Showing posts from April, 2018

Eighty years ago the Sudetenland emerges as the next flashpoint for a European crisis, Neville Chamberlain returns some lost property and the airship era comes to an end

Konrad Henlein, the leader of the “Sudeten” German-speaking population of Czechoslovakia issued an extensive list of demands to the Czech government. It was immediately endorsed by Nazi Germany. The next flashpoint for a serious crisis in Europe was now abundantly clear. The presence of 3.5m German speakers in Czechoslovakia was an anomaly of the Versailles Treaty and few would have argued against the justice of improving their rights as a majority, but Henlein wanted full autonomy. More sinister, he wanted a right to “profess German nationality.” The Sudetenland had never been a political entity, it had always been part of Bohemian crown lands. The notion that Sudetens could be German citizens led logically to the incorporation of Sudetenland into Germany. Britain too was in process of tidying up one aspect of the greater mess of the legacy of 1914-1918 with the signature of a treaty with Eire. Britain was to give up control of the three naval bases in southern Ireland w

Eighty years ago: Hollow diplomacy, rearmament phony and real, and an impostor eco-warrior with a real campaign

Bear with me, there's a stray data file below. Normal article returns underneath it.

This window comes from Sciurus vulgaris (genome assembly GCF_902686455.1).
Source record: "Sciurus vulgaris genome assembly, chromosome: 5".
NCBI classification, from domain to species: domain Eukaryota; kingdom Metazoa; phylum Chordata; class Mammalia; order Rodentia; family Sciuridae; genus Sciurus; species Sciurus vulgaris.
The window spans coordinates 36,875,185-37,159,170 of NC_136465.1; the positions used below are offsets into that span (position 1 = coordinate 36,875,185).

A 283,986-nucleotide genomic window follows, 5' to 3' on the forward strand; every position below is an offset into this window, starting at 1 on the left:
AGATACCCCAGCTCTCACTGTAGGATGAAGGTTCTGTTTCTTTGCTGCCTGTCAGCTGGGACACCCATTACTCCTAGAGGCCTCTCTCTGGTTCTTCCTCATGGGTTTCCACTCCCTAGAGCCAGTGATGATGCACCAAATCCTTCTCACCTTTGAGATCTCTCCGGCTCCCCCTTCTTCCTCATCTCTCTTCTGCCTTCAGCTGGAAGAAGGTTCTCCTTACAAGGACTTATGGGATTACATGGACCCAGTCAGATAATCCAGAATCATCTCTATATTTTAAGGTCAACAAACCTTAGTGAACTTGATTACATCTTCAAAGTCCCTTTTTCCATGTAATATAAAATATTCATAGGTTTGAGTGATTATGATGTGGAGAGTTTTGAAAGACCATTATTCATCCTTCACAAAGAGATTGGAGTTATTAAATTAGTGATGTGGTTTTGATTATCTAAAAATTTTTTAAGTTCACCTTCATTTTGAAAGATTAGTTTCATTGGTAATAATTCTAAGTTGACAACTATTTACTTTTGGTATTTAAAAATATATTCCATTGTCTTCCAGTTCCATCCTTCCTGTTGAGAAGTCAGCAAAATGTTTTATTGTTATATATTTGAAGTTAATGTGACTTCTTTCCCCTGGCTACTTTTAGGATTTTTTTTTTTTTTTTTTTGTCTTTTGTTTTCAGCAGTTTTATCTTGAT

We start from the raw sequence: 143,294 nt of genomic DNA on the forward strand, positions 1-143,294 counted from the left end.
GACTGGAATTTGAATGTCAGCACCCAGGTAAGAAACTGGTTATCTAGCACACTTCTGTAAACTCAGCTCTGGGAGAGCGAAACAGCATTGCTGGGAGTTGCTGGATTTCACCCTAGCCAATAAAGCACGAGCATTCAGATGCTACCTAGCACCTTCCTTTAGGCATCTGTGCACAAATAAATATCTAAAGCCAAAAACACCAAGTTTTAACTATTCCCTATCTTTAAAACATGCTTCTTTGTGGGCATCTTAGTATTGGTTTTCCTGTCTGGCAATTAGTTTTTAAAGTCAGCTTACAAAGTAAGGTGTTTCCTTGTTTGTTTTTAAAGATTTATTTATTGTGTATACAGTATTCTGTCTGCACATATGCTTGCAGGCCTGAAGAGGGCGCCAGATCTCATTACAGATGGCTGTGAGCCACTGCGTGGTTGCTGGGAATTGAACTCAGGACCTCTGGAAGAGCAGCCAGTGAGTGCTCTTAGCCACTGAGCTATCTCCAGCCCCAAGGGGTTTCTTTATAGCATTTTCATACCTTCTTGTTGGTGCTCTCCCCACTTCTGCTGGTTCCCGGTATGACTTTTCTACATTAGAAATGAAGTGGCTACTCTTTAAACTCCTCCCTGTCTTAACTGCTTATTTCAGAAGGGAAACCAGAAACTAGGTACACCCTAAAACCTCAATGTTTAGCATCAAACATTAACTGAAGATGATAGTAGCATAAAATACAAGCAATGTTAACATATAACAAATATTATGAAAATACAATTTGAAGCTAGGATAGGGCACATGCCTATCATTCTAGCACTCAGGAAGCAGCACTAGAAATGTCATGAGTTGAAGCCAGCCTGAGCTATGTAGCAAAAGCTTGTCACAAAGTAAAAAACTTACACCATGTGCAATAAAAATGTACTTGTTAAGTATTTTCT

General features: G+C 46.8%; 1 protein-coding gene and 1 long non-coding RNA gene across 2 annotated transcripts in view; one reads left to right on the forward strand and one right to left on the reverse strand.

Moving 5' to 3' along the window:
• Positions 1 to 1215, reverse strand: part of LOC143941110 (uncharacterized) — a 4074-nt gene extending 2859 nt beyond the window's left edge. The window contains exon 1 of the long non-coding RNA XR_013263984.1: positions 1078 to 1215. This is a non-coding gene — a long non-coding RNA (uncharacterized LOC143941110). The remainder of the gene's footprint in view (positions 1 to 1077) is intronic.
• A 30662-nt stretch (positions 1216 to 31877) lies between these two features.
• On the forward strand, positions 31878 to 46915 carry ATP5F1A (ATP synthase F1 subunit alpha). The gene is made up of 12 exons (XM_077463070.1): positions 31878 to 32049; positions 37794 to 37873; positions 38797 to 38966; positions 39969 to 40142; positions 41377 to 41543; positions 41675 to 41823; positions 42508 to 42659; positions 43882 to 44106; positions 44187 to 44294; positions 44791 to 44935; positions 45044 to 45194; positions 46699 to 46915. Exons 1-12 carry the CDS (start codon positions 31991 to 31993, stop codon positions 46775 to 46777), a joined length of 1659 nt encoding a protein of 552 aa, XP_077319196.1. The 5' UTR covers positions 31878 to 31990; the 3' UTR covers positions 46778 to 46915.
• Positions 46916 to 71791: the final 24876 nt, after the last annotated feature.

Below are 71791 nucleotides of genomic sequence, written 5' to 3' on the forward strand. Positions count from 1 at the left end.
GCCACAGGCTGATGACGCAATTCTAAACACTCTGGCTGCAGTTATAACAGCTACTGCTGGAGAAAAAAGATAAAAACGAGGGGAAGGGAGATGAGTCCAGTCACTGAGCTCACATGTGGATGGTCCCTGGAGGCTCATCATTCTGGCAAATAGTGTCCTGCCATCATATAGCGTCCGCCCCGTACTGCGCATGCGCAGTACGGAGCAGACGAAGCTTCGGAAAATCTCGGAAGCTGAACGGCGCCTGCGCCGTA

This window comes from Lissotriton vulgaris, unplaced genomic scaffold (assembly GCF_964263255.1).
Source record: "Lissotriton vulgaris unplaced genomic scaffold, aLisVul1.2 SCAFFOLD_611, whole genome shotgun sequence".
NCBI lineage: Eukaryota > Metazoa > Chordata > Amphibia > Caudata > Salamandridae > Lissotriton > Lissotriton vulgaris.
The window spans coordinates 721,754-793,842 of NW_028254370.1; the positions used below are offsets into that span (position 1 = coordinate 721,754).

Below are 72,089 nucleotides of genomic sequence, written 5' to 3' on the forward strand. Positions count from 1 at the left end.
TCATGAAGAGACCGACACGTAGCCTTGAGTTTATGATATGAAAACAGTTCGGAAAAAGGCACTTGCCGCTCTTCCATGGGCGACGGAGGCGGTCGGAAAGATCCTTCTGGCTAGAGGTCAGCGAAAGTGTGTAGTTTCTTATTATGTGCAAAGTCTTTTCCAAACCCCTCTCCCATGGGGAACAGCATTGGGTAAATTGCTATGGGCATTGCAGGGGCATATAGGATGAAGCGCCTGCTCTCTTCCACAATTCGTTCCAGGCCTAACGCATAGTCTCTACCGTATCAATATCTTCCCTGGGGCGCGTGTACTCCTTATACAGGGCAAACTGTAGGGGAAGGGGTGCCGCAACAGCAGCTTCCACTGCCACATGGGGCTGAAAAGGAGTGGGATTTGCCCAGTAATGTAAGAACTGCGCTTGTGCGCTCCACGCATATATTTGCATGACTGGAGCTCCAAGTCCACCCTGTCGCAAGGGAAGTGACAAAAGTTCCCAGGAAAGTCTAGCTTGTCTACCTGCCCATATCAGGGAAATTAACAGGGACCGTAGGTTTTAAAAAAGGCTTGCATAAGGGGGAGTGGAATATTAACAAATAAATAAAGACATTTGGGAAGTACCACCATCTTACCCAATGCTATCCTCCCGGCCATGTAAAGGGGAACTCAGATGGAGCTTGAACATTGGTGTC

Neville Chamberlain’s policy of constructive dialogue with the dictators (a.k.a. appeasement) produced its first demonstrable result when a series of agreements known as the Easter accords were signed.   with Fascist Italy was signed after months of negotiation. They amounted to little more than an agreement to maintain the status quo in the Mediterranean and the Near East. Italy committed itself to withdrawing its “volunteers” from Spain with very little by way of specific detail. The accords would not come into force until the volunteers had been withdrawn. There was no mention of the great prize for Italy: British recognition of its conquest of Ethiopia. The accords were trumpeted as the start of a new era in Anglo-Italian amity but they fell well short of detaching Mussolini from friendship with Hitler, the goal that lay behind Chamberlain’s policy. Italy had already accepted without protest the Anschlu ß of Austria to Germany which had occurred during the negotiations.

Eighty years ago: chickens trump an eagle, a bull with unusual horns and an officer caste with no backbone

In a magnificently staged demonstration of popular support crowds of ordinary Mexicans turned up to make donations to pay the debts of the foreign oil companies that President Cardenas had just expropriated. Chief amongst them was Mexican Eagle, hitherto a subsidiary of Royal Dutch Shell. The donations ranged from jewellery to chickens; many of the demonstrators were women. L é on Blum’s gamble to rearm France from the left failed. The Senate denied him the powers to impose a far reaching programme of debt-financed military spending backed up by exchange controls. It was light years away from anything the first incarnation of the Front Populaire could have imagined. Blum resign to be replaced by Edouard Daladier of the right-wing Radicals. He was promptly voted almost the same powers denied to Blum. Daladier broadcast a tough, resolute imagine, but many knew better and to insiders he was the “bull with the horns of snail”.  Perversely enough the final proof that the Ger